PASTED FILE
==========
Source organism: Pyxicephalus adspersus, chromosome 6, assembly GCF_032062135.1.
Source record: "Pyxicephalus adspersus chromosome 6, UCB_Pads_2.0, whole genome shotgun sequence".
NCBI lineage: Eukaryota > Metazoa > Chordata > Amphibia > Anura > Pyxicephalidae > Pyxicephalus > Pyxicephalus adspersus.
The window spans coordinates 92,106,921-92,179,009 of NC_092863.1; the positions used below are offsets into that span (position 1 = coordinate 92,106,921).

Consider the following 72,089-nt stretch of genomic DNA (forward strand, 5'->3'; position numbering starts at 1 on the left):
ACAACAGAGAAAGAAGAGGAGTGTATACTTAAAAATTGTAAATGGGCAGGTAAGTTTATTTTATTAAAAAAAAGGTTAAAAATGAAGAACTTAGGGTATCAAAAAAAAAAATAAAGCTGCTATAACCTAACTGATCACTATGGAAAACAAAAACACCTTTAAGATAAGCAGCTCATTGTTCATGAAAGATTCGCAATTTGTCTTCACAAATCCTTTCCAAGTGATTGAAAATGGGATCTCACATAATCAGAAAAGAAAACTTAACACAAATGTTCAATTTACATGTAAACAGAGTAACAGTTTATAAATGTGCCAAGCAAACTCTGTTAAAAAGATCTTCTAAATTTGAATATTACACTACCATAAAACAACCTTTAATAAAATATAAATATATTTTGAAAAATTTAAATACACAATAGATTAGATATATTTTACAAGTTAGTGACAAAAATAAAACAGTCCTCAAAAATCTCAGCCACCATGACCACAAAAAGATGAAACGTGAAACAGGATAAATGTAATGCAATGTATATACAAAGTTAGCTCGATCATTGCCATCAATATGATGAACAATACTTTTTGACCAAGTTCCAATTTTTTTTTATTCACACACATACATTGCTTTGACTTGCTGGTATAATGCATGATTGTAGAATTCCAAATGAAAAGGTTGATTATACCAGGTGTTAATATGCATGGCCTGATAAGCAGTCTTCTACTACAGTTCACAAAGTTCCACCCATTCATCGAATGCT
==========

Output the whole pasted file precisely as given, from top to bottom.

Source organism: Pyxicephalus adspersus, chromosome 6, assembly GCF_032062135.1.
Source record: "Pyxicephalus adspersus chromosome 6, UCB_Pads_2.0, whole genome shotgun sequence".
NCBI lineage: Eukaryota > Metazoa > Chordata > Amphibia > Anura > Pyxicephalidae > Pyxicephalus > Pyxicephalus adspersus.
The window spans coordinates 92,106,921-92,179,009 of NC_092863.1; the positions used below are offsets into that span (position 1 = coordinate 92,106,921).

Consider the following 72,089-nt stretch of genomic DNA (forward strand, 5'->3'; position numbering starts at 1 on the left):
ACAACAGAGAAAGAAGAGGAGTGTATACTTAAAAATTGTAAATGGGCAGGTAAGTTTATTTTATTAAAAAAAAGGTTAAAAATGAAGAACTTAGGGTATCAAAAAAAAAAATAAAGCTGCTATAACCTAACTGATCACTATGGAAAACAAAAACACCTTTAAGATAAGCAGCTCATTGTTCATGAAAGATTCGCAATTTGTCTTCACAAATCCTTTCCAAGTGATTGAAAATGGGATCTCACATAATCAGAAAAGAAAACTTAACACAAATGTTCAATTTACATGTAAACAGAGTAACAGTTTATAAATGTGCCAAGCAAACTCTGTTAAAAAGATCTTCTAAATTTGAATATTACACTACCATAAAACAACCTTTAATAAAATATAAATATATTTTGAAAAATTTAAATACACAATAGATTAGATATATTTTACAAGTTAGTGACAAAAATAAAACAGTCCTCAAAAATCTCAGCCACCATGACCACAAAAAGATGAAACGTGAAACAGGATAAATGTAATGCAATGTATATACAAAGTTAGCTCGATCATTGCCATCAATATGATGAACAATACTTTTTGACCAAGTTCCAATTTTTTTTTATTCACACACATACATTGCTTTGACTTGCTGGTATAATGCATGATTGTAGAATTCCAAATGAAAAGGTTGATTATACCAGGTGTTAATATGCATGGCCTGATAAGCAGTCTTCTACTACAGTTCACAAAGTTCCACCCATTCATCGAATGCT